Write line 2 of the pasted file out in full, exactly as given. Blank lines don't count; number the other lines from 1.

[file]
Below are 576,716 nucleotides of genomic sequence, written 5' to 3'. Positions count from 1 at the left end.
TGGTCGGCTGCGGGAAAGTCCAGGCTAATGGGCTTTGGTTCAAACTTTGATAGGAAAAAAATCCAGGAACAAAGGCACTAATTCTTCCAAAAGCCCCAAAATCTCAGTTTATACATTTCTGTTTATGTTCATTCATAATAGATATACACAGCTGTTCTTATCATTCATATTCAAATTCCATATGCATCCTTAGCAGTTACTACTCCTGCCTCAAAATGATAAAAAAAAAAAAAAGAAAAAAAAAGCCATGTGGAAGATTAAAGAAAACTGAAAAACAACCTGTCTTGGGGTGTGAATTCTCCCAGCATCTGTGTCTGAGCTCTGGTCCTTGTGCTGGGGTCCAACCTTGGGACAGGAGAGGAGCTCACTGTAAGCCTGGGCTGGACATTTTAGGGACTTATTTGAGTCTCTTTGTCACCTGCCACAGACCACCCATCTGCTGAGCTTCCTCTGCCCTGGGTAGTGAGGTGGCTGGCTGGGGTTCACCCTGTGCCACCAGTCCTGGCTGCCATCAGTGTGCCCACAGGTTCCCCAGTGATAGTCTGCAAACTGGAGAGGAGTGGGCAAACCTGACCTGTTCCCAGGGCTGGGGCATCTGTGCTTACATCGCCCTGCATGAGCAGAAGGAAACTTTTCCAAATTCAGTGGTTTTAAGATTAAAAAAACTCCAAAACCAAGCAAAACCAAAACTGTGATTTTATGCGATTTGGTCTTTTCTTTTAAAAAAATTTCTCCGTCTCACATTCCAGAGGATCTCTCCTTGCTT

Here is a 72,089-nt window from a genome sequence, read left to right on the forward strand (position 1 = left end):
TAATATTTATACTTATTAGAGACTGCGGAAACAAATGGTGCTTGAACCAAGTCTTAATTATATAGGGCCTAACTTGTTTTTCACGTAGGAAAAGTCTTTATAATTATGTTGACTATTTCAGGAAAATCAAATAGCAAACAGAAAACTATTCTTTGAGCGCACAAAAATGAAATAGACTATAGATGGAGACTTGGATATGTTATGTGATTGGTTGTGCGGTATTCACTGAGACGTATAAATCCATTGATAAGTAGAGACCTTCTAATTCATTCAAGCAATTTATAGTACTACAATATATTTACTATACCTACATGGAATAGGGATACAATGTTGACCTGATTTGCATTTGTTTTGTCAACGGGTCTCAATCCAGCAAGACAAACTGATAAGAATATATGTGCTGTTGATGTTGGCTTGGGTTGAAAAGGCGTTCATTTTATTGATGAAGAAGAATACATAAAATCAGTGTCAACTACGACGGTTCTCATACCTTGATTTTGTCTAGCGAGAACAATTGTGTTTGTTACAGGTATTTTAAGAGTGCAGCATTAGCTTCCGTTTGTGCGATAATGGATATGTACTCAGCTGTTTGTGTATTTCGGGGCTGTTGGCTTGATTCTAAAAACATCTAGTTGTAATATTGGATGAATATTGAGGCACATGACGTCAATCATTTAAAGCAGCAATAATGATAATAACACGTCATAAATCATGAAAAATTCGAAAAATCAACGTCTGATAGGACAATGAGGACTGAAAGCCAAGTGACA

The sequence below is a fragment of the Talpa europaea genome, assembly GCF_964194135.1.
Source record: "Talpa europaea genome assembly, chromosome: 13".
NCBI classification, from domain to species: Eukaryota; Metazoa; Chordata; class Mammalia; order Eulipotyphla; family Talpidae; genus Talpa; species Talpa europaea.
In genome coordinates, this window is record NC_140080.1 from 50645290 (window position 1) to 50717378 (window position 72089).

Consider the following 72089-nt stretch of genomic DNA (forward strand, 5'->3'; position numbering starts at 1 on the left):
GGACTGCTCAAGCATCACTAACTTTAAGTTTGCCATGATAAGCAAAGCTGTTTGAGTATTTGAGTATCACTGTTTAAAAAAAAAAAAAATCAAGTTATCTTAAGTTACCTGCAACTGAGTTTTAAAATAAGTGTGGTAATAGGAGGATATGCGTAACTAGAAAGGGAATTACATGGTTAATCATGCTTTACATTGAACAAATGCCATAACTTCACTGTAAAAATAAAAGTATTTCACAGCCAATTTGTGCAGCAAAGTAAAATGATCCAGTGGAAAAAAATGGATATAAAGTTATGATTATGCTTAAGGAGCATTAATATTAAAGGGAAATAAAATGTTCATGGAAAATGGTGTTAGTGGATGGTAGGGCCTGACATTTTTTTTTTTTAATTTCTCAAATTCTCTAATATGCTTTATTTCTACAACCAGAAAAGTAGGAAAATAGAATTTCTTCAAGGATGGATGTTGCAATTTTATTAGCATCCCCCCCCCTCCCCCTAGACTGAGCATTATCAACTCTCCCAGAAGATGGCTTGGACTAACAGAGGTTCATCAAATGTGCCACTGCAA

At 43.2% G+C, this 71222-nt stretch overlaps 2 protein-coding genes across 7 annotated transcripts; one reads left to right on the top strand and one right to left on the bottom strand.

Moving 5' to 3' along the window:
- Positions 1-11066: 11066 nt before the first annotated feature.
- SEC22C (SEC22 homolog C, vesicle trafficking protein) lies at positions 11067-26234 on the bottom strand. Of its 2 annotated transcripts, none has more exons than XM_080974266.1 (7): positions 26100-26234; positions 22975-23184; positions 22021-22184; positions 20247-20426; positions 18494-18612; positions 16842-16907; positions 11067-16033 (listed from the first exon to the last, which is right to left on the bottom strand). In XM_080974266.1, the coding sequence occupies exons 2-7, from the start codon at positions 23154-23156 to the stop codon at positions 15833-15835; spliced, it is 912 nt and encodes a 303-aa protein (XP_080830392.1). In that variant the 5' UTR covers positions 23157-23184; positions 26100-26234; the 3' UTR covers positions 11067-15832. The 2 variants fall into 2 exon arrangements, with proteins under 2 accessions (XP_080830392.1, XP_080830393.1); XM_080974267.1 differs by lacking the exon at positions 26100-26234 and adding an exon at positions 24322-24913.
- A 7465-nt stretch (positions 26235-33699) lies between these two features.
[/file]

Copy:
TGGTCGGCTGCGGGAAAGTCCAGGCTAATGGGCTTTGGTTCAAACTTTGATAGGAAAAAAATCCAGGAACAAAGGCACTAATTCTTCCAAAAGCCCCAAAATCTCAGTTTATACATTTCTGTTTATGTTCATTCATAATAGATATACACAGCTGTTCTTATCATTCATATTCAAATTCCATATGCATCCTTAGCAGTTACTACTCCTGCCTCAAAATGATAAAAAAAAAAAAAAGAAAAAAAAAGCCATGTGGAAGATTAAAGAAAACTGAAAAACAACCTGTCTTGGGGTGTGAATTCTCCCAGCATCTGTGTCTGAGCTCTGGTCCTTGTGCTGGGGTCCAACCTTGGGACAGGAGAGGAGCTCACTGTAAGCCTGGGCTGGACATTTTAGGGACTTATTTGAGTCTCTTTGTCACCTGCCACAGACCACCCATCTGCTGAGCTTCCTCTGCCCTGGGTAGTGAGGTGGCTGGCTGGGGTTCACCCTGTGCCACCAGTCCTGGCTGCCATCAGTGTGCCCACAGGTTCCCCAGTGATAGTCTGCAAACTGGAGAGGAGTGGGCAAACCTGACCTGTTCCCAGGGCTGGGGCATCTGTGCTTACATCGCCCTGCATGAGCAGAAGGAAACTTTTCCAAATTCAGTGGTTTTAAGATTAAAAAAACTCCAAAACCAAGCAAAACCAAAACTGTGATTTTATGCGATTTGGTCTTTTCTTTTAAAAAAATTTCTCCGTCTCACATTCCAGAGGATCTCTCCTTGCTT